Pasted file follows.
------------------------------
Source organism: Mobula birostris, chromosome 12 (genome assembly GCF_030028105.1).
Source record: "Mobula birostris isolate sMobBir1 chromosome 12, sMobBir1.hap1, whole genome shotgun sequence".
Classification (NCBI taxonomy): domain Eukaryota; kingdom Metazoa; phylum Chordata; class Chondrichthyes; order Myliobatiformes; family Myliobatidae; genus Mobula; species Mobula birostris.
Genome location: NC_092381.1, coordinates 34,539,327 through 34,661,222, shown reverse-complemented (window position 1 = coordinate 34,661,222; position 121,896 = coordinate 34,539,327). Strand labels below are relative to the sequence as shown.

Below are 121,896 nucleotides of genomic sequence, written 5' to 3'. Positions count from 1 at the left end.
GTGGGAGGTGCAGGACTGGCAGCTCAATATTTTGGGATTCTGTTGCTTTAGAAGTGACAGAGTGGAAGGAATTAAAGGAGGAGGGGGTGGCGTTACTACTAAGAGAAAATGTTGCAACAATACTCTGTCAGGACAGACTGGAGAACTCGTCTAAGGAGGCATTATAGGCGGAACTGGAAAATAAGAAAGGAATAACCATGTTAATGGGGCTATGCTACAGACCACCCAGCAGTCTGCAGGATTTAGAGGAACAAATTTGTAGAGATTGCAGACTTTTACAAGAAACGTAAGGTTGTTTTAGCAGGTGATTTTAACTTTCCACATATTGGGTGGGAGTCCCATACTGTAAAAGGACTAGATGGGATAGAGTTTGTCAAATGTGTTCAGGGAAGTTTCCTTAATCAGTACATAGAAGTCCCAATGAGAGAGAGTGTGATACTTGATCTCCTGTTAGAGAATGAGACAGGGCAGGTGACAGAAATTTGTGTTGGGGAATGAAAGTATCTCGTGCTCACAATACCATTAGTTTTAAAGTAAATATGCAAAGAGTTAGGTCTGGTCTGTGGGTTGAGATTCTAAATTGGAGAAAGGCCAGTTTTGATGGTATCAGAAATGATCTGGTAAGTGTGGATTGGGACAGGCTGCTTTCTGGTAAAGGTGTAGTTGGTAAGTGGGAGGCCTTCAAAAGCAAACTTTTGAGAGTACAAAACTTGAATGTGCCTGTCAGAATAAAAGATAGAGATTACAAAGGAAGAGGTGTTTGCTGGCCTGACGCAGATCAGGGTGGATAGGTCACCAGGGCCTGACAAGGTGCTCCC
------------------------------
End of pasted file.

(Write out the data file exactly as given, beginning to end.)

Source organism: Mobula birostris, chromosome 12 (genome assembly GCF_030028105.1).
Source record: "Mobula birostris isolate sMobBir1 chromosome 12, sMobBir1.hap1, whole genome shotgun sequence".
Classification (NCBI taxonomy): domain Eukaryota; kingdom Metazoa; phylum Chordata; class Chondrichthyes; order Myliobatiformes; family Myliobatidae; genus Mobula; species Mobula birostris.
Genome location: NC_092381.1, coordinates 34,539,327 through 34,661,222, shown reverse-complemented (window position 1 = coordinate 34,661,222; position 121,896 = coordinate 34,539,327). Strand labels below are relative to the sequence as shown.

Below are 121,896 nucleotides of genomic sequence, written 5' to 3'. Positions count from 1 at the left end.
GTGGGAGGTGCAGGACTGGCAGCTCAATATTTTGGGATTCTGTTGCTTTAGAAGTGACAGAGTGGAAGGAATTAAAGGAGGAGGGGGTGGCGTTACTACTAAGAGAAAATGTTGCAACAATACTCTGTCAGGACAGACTGGAGAACTCGTCTAAGGAGGCATTATAGGCGGAACTGGAAAATAAGAAAGGAATAACCATGTTAATGGGGCTATGCTACAGACCACCCAGCAGTCTGCAGGATTTAGAGGAACAAATTTGTAGAGATTGCAGACTTTTACAAGAAACGTAAGGTTGTTTTAGCAGGTGATTTTAACTTTCCACATATTGGGTGGGAGTCCCATACTGTAAAAGGACTAGATGGGATAGAGTTTGTCAAATGTGTTCAGGGAAGTTTCCTTAATCAGTACATAGAAGTCCCAATGAGAGAGAGTGTGATACTTGATCTCCTGTTAGAGAATGAGACAGGGCAGGTGACAGAAATTTGTGTTGGGGAATGAAAGTATCTCGTGCTCACAATACCATTAGTTTTAAAGTAAATATGCAAAGAGTTAGGTCTGGTCTGTGGGTTGAGATTCTAAATTGGAGAAAGGCCAGTTTTGATGGTATCAGAAATGATCTGGTAAGTGTGGATTGGGACAGGCTGCTTTCTGGTAAAGGTGTAGTTGGTAAGTGGGAGGCCTTCAAAAGCAAACTTTTGAGAGTACAAAACTTGAATGTGCCTGTCAGAATAAAAGATAGAGATTACAAAGGAAGAGGTGTTTGCTGGCCTGACGCAGATCAGGGTGGATAGGTCACCAGGGCCTGACAAGGTGCTCCC